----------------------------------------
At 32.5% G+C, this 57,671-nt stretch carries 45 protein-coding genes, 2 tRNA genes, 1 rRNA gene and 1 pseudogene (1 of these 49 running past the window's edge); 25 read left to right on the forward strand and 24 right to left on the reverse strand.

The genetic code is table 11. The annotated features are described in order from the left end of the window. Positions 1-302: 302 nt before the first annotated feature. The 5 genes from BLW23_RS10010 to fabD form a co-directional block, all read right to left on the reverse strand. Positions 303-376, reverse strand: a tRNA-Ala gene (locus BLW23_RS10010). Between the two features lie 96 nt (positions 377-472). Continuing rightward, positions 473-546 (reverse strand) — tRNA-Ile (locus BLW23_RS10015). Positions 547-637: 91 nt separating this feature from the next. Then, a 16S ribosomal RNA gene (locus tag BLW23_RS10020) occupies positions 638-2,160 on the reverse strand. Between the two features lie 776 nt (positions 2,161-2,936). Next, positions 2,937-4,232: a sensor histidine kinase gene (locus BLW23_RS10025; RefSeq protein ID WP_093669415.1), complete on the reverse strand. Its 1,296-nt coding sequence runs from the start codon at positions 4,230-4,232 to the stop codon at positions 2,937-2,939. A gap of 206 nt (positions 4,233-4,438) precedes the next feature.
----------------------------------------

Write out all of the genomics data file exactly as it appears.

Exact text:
At 32.5% G+C, this 57,671-nt stretch carries 45 protein-coding genes, 2 tRNA genes, 1 rRNA gene and 1 pseudogene (1 of these 49 running past the window's edge); 25 read left to right on the forward strand and 24 right to left on the reverse strand.

The genetic code is table 11. The annotated features are described in order from the left end of the window. Positions 1-302: 302 nt before the first annotated feature. The 5 genes from BLW23_RS10010 to fabD form a co-directional block, all read right to left on the reverse strand. Positions 303-376, reverse strand: a tRNA-Ala gene (locus BLW23_RS10010). Between the two features lie 96 nt (positions 377-472). Continuing rightward, positions 473-546 (reverse strand) — tRNA-Ile (locus BLW23_RS10015). Positions 547-637: 91 nt separating this feature from the next. Then, a 16S ribosomal RNA gene (locus tag BLW23_RS10020) occupies positions 638-2,160 on the reverse strand. Between the two features lie 776 nt (positions 2,161-2,936). Next, positions 2,937-4,232: a sensor histidine kinase gene (locus BLW23_RS10025; RefSeq protein ID WP_093669415.1), complete on the reverse strand. Its 1,296-nt coding sequence runs from the start codon at positions 4,230-4,232 to the stop codon at positions 2,937-2,939. A gap of 206 nt (positions 4,233-4,438) precedes the next feature.